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Neurons – Where polarity is crucial

Improper neuron morphology can affect brain function and cause disorders. EU-funded researchers investigated the underlying microtubule dynamics involved in neuronal polarisation, a critical process for normal neuronal function and regeneration.
Neurons – Where polarity is crucial
Neurons are highly polarised cells that have an axon and dendrites, which have different shape, function and composition. Changes in neuronal polarity cause developmental and neurodegenerative diseases through impaired brain function.

Recently, researchers discovered that microtubule dynamics and organisation are key for acquisition and maintenance of neuronal polarity. Axons have uniform microtubules unlike dendrites with mixed microtubule polarity. However, the underlying cellular mechanisms are yet to be elucidated.

The MTSAXONREGENERATION (Microtubule dynamics and neuronal cargo trafficking during dendrite to axon switching) project was initiated to understand how dendrite to axon conversion takes place via polarisation. More specifically, they investigated the role of microtubules and microtubule-associated proteins such as +TIPs, dyneins and Rho-GTPases.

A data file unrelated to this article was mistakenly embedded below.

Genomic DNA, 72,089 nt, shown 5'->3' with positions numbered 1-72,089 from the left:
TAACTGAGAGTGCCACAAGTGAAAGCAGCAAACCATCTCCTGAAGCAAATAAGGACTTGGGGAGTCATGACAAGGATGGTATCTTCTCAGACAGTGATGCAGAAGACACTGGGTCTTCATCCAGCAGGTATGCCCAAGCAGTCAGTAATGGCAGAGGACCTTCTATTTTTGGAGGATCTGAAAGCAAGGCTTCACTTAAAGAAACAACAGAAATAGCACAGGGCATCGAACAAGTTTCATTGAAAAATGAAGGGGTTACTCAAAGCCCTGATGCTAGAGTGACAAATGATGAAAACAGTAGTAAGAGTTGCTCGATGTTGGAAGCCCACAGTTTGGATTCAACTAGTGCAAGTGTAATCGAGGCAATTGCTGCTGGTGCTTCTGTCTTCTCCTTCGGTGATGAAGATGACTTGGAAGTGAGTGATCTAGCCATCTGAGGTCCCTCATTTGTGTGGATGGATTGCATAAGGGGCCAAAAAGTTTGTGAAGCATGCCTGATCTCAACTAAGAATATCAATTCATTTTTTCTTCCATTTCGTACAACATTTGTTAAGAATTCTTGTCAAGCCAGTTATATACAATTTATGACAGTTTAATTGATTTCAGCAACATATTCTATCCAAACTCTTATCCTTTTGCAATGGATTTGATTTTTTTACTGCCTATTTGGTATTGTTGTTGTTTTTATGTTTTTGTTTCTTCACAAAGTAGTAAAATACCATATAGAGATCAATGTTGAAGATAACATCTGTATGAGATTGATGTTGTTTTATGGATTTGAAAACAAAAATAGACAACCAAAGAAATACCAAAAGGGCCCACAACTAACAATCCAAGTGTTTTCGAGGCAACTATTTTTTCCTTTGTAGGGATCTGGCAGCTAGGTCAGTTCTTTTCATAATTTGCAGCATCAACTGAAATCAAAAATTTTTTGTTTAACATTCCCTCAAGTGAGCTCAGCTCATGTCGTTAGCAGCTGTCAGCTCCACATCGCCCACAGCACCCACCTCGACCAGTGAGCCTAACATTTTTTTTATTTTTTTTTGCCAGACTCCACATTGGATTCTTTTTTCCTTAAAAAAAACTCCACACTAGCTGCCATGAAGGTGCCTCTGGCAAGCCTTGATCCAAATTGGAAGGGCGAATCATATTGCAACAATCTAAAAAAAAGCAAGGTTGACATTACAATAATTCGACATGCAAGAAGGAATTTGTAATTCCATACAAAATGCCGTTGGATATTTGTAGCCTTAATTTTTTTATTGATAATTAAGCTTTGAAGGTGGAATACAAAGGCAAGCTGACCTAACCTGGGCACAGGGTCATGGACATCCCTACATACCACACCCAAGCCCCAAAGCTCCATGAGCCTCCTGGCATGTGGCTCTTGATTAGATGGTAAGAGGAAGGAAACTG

Scientists successfully characterised microtubule re-orientation and dynamics in rat hippocampal neurons during conversion of dendrites into axon. They also screened different microtubule-associated proteins to identify those involved in this conversion process. A key accomplishment is the correlation of axon re-specification events with processes occurring during initial polarisation stages.

Project outcomes should help elucidate key microtubule dynamics required for neuronal polarity and axonal regeneration. Microtubule manipulation could be used to design innovative regenerative treatments to repair injured neurons in trauma cases or affected neurons in neurodegenerative diseases.

Related information


Neuron morphology, brain function, microtubule dynamics, neuronal polarisation, dendrite to axon switching
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